Giant Steps Yarra Valley Pinot Noir 2017
2017 really was a sensational vintage! Good intermittent rainfall with cool to mild temperatures, and not a day over 40 degrees during the summer months marked 2017 out as a classic cool climate vintage. All varieties came in later than average, ripening at an unhurried pace in these ideal growing conditions, producing wines of incredible structure, detail and length.
Critical AcclaimAll Vintages
Very good color; the intensity of the aromas and flavors unfolding with the first sip stop you in your tracks. The whole bunch component is evident, but not dominant, simply one of many factors in shaping the flavor and texture of this lovely wine.
When John Coltrane split with Miles Davis in the late 50s, he wasted little time releasing his visionary Giant Steps album. Winemaker (and equally successful brewmaster) Phil Sexton was inspired by the album and Coltrane's foresight. When Sexton sold his Devil's Lair vineyard in Margaret River to relocate and replant in the Yarra Valley, he named his wine in Coltrane's honor. Sexton chose Yarra Valley because of his admiration for the long aging and fine boned wines produced by the new generation of wine growers reestablishing this historic wine region. Giant Steps has forged a reputation for delivering some of Australia's most consistent, over-performing, varietal wines reflected by its ongoing, praise-worthy global acclaim including being a six-time Wine & Spirits Top 100 Wineries of the Year, 2013-2018. Giant Steps focuses primarily on the distinctive expression of single vineyard sites in the Yarra Valley. Grapes are drawn from estate and leased vineyards as well as fruit from long-term grower contracts, supported by strong relationships and meticulous supervision throughout the year
As the most important area of wine production in Victoria today, the Yarra Valley is most popular for its Pinot noir and Chardonnay, which account for over half of vineyard acreage. A gentle, rolling and rural region alongside the Margaret River, the Yarra Valley has a cool maritime climate with a lengthy growing season, perfect for these cool-climate varieties.
The warmer, Lower Yarra Valley in the north has sandy loam soils and produces a plush and fruity Pinot noir. The cooler, higher-elevation Upper Yarra Valley in the south has the soils composed of younger, red basalt and produces more angular and mineral-driven Pinot noir.
Yarra Valley Chardonnay is among the best in Australia. The modern style is stony and flinty rather than fat and tropical. Malolactic fermentation is rare, but while barrel fermentation is common, barrel maturation is restrained to preserve the floral aromatics and fresh citrus flavors for which this area’s Chardonnay is so appreciated. The best Yarra Valley Chardonnays display brilliant acidity, leesy characteristics, sweet citrus, stone fruit and flavors of ginger and spice.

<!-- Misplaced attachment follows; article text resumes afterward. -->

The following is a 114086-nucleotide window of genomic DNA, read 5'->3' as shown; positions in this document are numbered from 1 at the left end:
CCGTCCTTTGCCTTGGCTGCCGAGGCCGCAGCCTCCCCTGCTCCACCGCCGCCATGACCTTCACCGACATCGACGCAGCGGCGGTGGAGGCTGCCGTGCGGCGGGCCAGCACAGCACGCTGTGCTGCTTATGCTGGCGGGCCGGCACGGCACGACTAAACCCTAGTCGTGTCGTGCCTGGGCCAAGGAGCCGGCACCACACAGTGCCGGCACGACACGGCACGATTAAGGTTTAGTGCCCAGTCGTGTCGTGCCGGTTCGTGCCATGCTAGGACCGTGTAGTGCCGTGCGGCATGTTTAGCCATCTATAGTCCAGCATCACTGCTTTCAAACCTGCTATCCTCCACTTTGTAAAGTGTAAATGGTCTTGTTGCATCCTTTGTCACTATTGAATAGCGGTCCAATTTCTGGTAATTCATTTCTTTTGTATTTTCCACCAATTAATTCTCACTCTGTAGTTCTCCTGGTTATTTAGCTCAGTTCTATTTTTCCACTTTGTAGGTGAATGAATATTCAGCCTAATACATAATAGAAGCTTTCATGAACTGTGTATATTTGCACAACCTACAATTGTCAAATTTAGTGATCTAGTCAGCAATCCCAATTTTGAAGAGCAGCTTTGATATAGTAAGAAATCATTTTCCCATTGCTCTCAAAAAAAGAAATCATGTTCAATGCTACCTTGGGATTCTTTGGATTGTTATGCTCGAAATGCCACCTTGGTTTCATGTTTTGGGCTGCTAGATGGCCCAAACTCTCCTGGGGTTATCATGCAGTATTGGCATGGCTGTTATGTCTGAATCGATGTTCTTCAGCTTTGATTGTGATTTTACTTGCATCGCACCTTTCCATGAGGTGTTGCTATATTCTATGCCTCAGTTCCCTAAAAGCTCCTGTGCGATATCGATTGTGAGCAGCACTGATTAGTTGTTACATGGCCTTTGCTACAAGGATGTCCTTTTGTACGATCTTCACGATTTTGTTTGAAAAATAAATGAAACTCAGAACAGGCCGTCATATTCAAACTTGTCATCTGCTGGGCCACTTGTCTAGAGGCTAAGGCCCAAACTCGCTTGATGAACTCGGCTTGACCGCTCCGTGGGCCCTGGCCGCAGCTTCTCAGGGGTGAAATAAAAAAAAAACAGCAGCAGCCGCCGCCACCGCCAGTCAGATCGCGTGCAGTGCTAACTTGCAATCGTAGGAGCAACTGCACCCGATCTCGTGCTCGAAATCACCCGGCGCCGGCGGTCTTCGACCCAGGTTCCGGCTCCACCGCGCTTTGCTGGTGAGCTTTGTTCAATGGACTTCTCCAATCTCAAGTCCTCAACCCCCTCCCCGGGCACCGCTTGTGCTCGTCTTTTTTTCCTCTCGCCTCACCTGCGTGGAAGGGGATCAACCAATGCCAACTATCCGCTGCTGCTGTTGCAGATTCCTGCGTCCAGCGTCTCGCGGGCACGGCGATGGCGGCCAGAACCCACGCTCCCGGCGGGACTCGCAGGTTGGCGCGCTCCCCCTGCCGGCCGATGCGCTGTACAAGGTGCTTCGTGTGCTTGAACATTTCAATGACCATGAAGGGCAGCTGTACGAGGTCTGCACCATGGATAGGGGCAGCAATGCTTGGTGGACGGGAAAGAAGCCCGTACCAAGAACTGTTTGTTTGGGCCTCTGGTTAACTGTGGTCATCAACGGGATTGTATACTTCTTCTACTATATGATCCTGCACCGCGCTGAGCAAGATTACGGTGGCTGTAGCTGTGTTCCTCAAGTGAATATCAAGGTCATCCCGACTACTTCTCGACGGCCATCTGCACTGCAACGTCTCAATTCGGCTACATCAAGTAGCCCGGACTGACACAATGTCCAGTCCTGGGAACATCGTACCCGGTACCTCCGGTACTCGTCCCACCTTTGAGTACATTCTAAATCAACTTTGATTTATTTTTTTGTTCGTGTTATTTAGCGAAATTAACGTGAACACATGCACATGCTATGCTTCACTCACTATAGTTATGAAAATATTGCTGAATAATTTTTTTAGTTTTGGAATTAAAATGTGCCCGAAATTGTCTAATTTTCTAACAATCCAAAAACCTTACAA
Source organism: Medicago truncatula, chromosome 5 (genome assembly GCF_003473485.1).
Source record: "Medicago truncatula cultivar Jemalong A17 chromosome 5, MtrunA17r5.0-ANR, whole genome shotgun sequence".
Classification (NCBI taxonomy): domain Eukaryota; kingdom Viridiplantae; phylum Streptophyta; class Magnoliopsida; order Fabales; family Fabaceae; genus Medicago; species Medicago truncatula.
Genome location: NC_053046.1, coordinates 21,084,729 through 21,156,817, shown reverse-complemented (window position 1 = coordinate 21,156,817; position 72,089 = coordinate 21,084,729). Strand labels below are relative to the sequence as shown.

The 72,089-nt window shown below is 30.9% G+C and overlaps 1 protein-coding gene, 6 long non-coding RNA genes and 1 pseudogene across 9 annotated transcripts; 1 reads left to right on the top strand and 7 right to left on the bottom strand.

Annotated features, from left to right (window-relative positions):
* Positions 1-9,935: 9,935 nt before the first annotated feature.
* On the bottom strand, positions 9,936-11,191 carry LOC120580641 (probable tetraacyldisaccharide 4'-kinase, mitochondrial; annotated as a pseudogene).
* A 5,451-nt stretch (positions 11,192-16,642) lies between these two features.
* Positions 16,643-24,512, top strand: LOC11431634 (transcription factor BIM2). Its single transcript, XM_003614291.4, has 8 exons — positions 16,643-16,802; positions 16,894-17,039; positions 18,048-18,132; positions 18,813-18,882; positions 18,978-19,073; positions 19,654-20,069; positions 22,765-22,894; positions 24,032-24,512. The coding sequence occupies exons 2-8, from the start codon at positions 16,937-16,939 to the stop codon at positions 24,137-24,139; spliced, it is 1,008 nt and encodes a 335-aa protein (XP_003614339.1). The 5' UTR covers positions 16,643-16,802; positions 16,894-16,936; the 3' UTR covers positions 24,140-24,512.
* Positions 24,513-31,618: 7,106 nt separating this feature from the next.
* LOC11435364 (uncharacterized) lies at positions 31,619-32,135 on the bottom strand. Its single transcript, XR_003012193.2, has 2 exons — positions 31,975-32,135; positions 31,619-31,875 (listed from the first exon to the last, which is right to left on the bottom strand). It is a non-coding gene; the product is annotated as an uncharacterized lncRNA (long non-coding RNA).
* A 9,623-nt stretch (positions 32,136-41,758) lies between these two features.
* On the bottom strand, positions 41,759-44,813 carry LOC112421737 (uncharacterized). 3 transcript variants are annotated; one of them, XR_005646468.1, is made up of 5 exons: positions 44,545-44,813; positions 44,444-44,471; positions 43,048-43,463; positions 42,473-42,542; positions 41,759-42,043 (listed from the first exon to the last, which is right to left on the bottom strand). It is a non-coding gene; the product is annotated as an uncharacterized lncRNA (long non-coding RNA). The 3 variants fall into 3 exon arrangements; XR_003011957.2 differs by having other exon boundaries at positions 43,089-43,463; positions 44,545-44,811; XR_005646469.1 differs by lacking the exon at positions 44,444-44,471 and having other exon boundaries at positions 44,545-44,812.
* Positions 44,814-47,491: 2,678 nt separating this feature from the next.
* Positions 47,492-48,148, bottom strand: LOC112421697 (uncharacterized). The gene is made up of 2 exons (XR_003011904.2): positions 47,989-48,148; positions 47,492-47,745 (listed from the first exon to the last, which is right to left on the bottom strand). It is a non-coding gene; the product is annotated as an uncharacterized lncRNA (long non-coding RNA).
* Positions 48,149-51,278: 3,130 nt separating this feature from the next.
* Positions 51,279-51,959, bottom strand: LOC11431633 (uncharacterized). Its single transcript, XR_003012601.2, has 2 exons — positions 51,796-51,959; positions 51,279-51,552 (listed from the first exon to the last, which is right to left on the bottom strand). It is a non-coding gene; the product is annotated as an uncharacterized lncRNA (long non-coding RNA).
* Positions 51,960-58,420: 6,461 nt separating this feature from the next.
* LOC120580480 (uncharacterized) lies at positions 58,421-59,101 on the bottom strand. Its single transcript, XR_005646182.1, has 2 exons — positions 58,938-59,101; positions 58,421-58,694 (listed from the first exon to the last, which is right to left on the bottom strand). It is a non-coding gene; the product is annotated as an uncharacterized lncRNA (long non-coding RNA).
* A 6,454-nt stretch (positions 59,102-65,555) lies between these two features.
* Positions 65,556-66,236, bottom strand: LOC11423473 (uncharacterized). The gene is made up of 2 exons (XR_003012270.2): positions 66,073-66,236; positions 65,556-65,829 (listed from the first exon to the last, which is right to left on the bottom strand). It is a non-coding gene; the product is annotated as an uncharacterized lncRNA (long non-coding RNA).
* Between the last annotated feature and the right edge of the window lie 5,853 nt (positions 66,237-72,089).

One of the most finicky yet rewarding grapes to grow, Pinot Noir is a labor of love for many. However, the greatest red wines of Burgundy prove that it is unquestionably worth the effort. In fact, it is the only red variety permitted in Burgundy. Highly reflective of its terroir, Pinot Noir prefers calcareous soils and a cool climate, requires low yields to achieve high quality and demands a lot of attention in the vineyard and winery. It retains even more glory as an important component of Champagne as well as on its own in France’s Loire Valley and Alsace regions. This sensational grape enjoys immense international success, most notably growing in Oregon, California and New Zealand with smaller amounts in Chile, Germany (as Spätburgunder) and Italy (as Pinot Nero).
In the Glass
Pinot Noir is all about red fruit—strawberry, raspberry and cherry with some heftier styles delving into the red or purple plum and in the other direction, red or orange citrus. It is relatively pale in color with soft tannins and a lively acidity. With age (of which the best examples can handle an astounding amount) it can develop hauntingly alluring characteristics of fresh earth, savory spice, dried fruit and truffles.
Pinot’s healthy acidity cuts through the oiliness of pink-fleshed fish like salmon and tuna but its mild mannered tannins give it enough structure to pair with all sorts of poultry: chicken, quail and especially duck. As the namesake wine of Boeuf Bourguignon, Pinot noir has proven it isn’t afraid of beef. California examples work splendidly well with barbecue and Pinot Noir is also vegetarian-friendly—most notably with any dish that features mushrooms.
For administrative purposes, the region of Beaujolais is often included in Burgundy. But it is extremely different in terms of topography, soil and climate, and the important red grape here is ultimately Gamay, not Pinot noir. Truth be told, there is a tiny amount of Gamay sprinkled around the outlying parts of Burgundy (mainly in Maconnais) but it isn’t allowed with any great significance and certainly not in any Village or Cru level wines. So "red Burgundy" still necessarily refers to Pinot noir.